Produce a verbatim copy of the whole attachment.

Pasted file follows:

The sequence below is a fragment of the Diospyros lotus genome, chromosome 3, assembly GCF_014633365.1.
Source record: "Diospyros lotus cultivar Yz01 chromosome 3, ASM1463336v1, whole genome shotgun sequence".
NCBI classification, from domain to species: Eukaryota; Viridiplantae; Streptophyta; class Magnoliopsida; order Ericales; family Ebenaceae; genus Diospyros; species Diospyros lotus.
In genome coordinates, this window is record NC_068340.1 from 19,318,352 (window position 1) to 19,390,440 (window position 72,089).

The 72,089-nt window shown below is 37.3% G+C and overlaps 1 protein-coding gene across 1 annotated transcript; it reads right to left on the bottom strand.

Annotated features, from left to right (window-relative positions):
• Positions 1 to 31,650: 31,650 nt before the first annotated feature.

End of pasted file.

The sequence below is a fragment of the Diospyros lotus genome, chromosome 3, assembly GCF_014633365.1.
Source record: "Diospyros lotus cultivar Yz01 chromosome 3, ASM1463336v1, whole genome shotgun sequence".
NCBI classification, from domain to species: Eukaryota; Viridiplantae; Streptophyta; class Magnoliopsida; order Ericales; family Ebenaceae; genus Diospyros; species Diospyros lotus.
In genome coordinates, this window is record NC_068340.1 from 19,318,352 (window position 1) to 19,390,440 (window position 72,089).

The 72,089-nt window shown below is 37.3% G+C and overlaps 1 protein-coding gene across 1 annotated transcript; it reads right to left on the bottom strand.

Annotated features, from left to right (window-relative positions):
• Positions 1 to 31,650: 31,650 nt before the first annotated feature.